Known processes for isolating and purifying proteins from cell suspensions frequently comprise a large number of steps which can be divided, in principle, into four sub-groups: 1: cell separation and concentration; 2: pre-enrichment; 3: fine purification, and 4: polishing. In particular, steps 1 and 2 are critical with respect to product yield and product stability. Typical processes in those steps are centrifugation, microfiltration, ultrafiltration, precipitation and extraction.

Gentle continuous cell separation and enrichment of the target products is required especially in the preparation of biologically active proteins using animal cell cultures. Whilst the conventional tangential flow processes frequently used for that purpose, such as, for example, microfiltration and ultrafiltration, yield a particle-free filtrate, their performance in terms of flow, service life and product yield is limited on account of the known problems of membrane fouling, and further product treatment is required for the purpose of enrichment, such as, for example, chromatography. Other processes for cell separation, such as centrifugation, do not usually yield a particle-free supernatant, which in turn limits the subsequent chromatography steps.

From the point of view of economic viability and technical procedure, it is desirable to reduce the number of work-up steps. One approach comprises processes that combine the steps of cell separation, pre-enrichment and concentration. Three variants have been described to date, which are: a) the use of membrane affinity filtration, b) the use of fluidized/expanded processes, and c) the use of “big beads” in conventional column chromatography processes. In principle, those processes are capable of processing solids-carrying or cell-containing media, but only the membrane filtration process yields a particle-free filtrate and it is the only process suitable for continuous cell feedback.

Membrane affinity filtration has hitherto been used primarily for the treatment of particle-free solutions, such as, for example, for enriching pharmaceutical proteins from culture solutions (Brandt, S., Goffe, R. A., Kessler , S. B., O'Connor, J. L., Zale, S. E.: “Membrane-Based Affinity Technology for Commercial Scale Purifications”, Bio/Technology 6, 779-782 (1988)). Typically, the membrane modules used are conventional tangential flow systems, such as, for example, hollow fibres, or filter stacks, which are used for direct filtration or membrane chromatography (Langlotz, P., Krause, S., Kroner, K. H.: “Affinitätsmembranen für die Bioproduktaufarbeitung”, F&S Filtrieren u. Separieren, 5 (2) 62-70 (1991) and Thömmes, J., Kula, M. R.: “Membrane Chromatography—An Integrated Concept in the Downstream Processing of Proteins”, Biotechnol. Progress, 11, 357-367 (1995)). The treatment of particle-containing suspensions has hitherto been described only in terms of an initial approach (Kroner , K. H.: “Cross-Flow Application of Affinity Membranes”, Membrane Processes in Separation and Purification, NATO ASI Series E, Applied Sciences, Vol. 272, Kluwer Academic Publishers, Dordrecht (1994)).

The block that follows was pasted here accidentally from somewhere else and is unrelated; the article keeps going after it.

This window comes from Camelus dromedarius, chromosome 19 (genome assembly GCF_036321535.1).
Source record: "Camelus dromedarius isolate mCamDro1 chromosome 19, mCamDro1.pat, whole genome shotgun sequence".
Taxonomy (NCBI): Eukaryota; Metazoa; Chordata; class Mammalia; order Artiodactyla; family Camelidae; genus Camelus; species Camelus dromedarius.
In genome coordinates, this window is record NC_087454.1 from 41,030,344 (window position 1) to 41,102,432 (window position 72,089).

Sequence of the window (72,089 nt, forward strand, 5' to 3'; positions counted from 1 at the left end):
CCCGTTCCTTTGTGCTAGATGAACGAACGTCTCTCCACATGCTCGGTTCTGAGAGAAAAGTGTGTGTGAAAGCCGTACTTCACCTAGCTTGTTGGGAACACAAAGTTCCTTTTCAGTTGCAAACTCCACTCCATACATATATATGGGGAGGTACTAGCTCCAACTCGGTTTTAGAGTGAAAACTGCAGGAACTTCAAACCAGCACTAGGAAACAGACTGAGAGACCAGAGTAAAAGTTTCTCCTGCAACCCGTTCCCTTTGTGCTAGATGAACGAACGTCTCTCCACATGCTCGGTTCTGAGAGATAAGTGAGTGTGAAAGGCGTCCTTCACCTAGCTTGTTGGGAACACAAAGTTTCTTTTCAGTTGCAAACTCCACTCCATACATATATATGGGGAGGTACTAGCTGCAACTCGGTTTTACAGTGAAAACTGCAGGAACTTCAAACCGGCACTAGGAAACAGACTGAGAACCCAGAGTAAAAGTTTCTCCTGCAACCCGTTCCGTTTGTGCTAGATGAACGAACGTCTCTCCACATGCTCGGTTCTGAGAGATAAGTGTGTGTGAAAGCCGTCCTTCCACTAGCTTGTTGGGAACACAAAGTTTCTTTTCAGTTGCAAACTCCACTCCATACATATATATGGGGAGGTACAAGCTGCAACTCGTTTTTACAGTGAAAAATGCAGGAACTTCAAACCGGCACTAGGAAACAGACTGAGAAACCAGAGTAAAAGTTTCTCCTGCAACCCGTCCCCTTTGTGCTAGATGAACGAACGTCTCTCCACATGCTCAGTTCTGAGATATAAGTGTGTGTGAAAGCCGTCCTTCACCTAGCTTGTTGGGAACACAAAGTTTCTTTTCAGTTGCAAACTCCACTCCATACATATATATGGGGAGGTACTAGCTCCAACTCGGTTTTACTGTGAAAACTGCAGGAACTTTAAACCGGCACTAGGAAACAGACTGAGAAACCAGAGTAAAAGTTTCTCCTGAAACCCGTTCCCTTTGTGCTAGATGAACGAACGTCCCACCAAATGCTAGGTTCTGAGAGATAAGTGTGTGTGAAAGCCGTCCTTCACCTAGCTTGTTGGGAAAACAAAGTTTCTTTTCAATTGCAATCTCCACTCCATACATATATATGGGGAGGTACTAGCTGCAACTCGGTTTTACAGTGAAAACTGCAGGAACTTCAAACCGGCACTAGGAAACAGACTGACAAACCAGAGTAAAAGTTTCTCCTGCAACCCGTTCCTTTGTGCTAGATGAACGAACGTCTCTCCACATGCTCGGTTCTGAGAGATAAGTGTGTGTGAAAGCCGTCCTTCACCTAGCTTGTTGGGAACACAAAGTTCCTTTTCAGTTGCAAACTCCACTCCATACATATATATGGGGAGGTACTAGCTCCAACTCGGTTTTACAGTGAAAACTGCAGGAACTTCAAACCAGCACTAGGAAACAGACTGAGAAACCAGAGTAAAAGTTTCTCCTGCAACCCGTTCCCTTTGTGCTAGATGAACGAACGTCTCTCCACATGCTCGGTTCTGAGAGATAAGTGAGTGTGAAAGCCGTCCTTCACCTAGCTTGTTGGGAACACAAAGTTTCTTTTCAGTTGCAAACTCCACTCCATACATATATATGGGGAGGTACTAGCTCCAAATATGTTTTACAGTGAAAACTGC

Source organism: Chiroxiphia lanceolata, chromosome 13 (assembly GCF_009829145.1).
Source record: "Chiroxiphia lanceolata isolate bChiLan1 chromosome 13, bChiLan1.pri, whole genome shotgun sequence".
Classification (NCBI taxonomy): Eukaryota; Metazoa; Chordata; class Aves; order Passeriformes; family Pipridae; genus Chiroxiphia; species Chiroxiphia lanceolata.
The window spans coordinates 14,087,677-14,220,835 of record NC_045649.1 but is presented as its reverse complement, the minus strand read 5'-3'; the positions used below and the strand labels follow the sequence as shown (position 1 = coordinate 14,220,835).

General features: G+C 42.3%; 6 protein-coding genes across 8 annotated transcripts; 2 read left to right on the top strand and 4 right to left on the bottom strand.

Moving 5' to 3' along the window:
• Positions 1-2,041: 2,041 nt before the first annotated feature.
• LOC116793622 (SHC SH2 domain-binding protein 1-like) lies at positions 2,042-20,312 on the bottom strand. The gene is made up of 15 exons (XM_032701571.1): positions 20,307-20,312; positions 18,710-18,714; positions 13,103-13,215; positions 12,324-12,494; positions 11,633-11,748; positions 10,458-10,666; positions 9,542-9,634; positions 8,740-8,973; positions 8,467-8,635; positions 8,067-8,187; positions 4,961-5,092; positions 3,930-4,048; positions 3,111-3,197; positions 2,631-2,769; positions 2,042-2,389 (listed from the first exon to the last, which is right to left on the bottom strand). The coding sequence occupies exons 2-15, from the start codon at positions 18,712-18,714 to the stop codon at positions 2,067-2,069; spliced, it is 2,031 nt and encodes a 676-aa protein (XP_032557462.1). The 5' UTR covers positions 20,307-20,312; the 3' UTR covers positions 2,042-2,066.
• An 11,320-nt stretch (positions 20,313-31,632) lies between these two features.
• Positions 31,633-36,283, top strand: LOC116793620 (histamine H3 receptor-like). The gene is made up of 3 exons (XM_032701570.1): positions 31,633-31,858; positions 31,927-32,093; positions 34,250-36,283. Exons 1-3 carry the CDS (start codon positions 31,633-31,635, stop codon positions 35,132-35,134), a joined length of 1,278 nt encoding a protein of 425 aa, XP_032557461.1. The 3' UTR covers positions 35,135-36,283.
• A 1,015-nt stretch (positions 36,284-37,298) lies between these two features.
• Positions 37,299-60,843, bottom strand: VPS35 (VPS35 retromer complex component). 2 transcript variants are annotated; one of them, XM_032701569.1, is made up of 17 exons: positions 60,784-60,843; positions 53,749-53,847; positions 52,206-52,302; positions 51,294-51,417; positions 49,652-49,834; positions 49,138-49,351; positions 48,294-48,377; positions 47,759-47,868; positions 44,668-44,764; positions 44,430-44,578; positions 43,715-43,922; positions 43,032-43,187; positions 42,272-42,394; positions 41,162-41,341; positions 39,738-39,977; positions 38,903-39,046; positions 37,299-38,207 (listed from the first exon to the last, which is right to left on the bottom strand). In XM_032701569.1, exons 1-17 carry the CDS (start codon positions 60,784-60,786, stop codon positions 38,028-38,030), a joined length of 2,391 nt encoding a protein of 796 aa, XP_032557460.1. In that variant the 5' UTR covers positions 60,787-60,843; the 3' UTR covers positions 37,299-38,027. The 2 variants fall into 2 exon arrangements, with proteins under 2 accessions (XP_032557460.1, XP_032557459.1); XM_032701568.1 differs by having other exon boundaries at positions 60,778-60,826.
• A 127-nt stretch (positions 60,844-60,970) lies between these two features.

A particular problem of the membrane process is membrane fouling, that is to say blockage or formation of a deposit on the membrane, as a result of which the performance and especially also the separation-specific properties, such as the separation limit—and in the case of affinity membranes also the adsorption characteristics—are adversely affected (Langlotz, P., Krause, S., Kroner, K. H.: “Affinitätsmembranen für die Bioproduktaufarbeitung”, F&S Filtrieren u. Separieren, 5 (2) 62-70 (1991) and Kroner, K. H.: “Cross-Flow Application of Affinity Membranes”, Membrane Processes in Separation and Purification, NATO ASI Series E, Applied Sciences, Vol. 272, Kluwer Academic Publishers, Dordrecht (1994)). In order to reduce those problems, it is customary to operate the membrane modules at very high tangential cross-flow speeds, preferably in the turbulent flow region. However, that results in a high longitudinal pressure loss, which in turn results in a non-uniform distribution of the flow across the membrane. That leads to a reduction in the membrane capacity, also known by the term “premature breakthrough”, and in a broadening of the peak (Kroner, K. H.: “Cross-Flow Application of Affinity Membranes”, Membrane Processes in Separation and Purification, NATO ASI Series E, Applied Sciences, Vol. 272, Kluwer Academic Publishers, Dordrecht (1994)). The use of conventional tangential flow systems for membrane affinity filtration in chromatography-analogous operation is therefore possible only to a limited degree. A further problem of conventional tangential flow systems is the occurrence of high shear forces, which can result in cell destruction especially when such modules are used in the filtration of animal cell cultures. A consequence of this is the release of cell content substances and cell fragments, which limit the performance of the membrane filtration further and severely restrict its use in continuous cell feedback.